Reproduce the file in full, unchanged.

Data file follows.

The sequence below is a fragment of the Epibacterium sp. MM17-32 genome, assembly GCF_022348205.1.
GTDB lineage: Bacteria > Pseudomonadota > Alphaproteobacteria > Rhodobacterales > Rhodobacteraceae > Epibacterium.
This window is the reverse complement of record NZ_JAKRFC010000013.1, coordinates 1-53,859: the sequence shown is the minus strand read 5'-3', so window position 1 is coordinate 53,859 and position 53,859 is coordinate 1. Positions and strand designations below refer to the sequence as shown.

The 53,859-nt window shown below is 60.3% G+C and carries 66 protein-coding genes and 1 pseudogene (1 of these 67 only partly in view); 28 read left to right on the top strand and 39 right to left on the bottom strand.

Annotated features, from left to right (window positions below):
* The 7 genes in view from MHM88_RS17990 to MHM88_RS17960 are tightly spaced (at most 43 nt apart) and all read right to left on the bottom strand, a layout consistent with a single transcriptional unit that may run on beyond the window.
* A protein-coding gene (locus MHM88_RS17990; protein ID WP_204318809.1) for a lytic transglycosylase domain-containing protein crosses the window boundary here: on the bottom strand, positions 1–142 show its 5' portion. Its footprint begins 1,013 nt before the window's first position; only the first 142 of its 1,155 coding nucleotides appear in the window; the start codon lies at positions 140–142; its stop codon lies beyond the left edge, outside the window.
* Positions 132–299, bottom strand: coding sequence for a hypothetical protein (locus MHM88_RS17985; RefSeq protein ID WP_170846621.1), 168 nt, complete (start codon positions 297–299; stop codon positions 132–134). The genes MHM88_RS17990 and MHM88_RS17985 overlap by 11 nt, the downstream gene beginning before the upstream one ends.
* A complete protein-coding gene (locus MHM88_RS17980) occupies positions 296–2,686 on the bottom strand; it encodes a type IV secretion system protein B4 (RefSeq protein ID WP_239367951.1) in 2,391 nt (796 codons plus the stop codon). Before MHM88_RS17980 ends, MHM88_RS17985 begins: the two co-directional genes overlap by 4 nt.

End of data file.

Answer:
The sequence below is a fragment of the Epibacterium sp. MM17-32 genome, assembly GCF_022348205.1.
GTDB lineage: Bacteria > Pseudomonadota > Alphaproteobacteria > Rhodobacterales > Rhodobacteraceae > Epibacterium.
This window is the reverse complement of record NZ_JAKRFC010000013.1, coordinates 1-53,859: the sequence shown is the minus strand read 5'-3', so window position 1 is coordinate 53,859 and position 53,859 is coordinate 1. Positions and strand designations below refer to the sequence as shown.

The 53,859-nt window shown below is 60.3% G+C and carries 66 protein-coding genes and 1 pseudogene (1 of these 67 only partly in view); 28 read left to right on the top strand and 39 right to left on the bottom strand.

Annotated features, from left to right (window positions below):
* The 7 genes in view from MHM88_RS17990 to MHM88_RS17960 are tightly spaced (at most 43 nt apart) and all read right to left on the bottom strand, a layout consistent with a single transcriptional unit that may run on beyond the window.
* A protein-coding gene (locus MHM88_RS17990; protein ID WP_204318809.1) for a lytic transglycosylase domain-containing protein crosses the window boundary here: on the bottom strand, positions 1–142 show its 5' portion. Its footprint begins 1,013 nt before the window's first position; only the first 142 of its 1,155 coding nucleotides appear in the window; the start codon lies at positions 140–142; its stop codon lies beyond the left edge, outside the window.
* Positions 132–299, bottom strand: coding sequence for a hypothetical protein (locus MHM88_RS17985; RefSeq protein ID WP_170846621.1), 168 nt, complete (start codon positions 297–299; stop codon positions 132–134). The genes MHM88_RS17990 and MHM88_RS17985 overlap by 11 nt, the downstream gene beginning before the upstream one ends.
* A complete protein-coding gene (locus MHM88_RS17980) occupies positions 296–2,686 on the bottom strand; it encodes a type IV secretion system protein B4 (RefSeq protein ID WP_239367951.1) in 2,391 nt (796 codons plus the stop codon). Before MHM88_RS17980 ends, MHM88_RS17985 begins: the two co-directional genes overlap by 4 nt.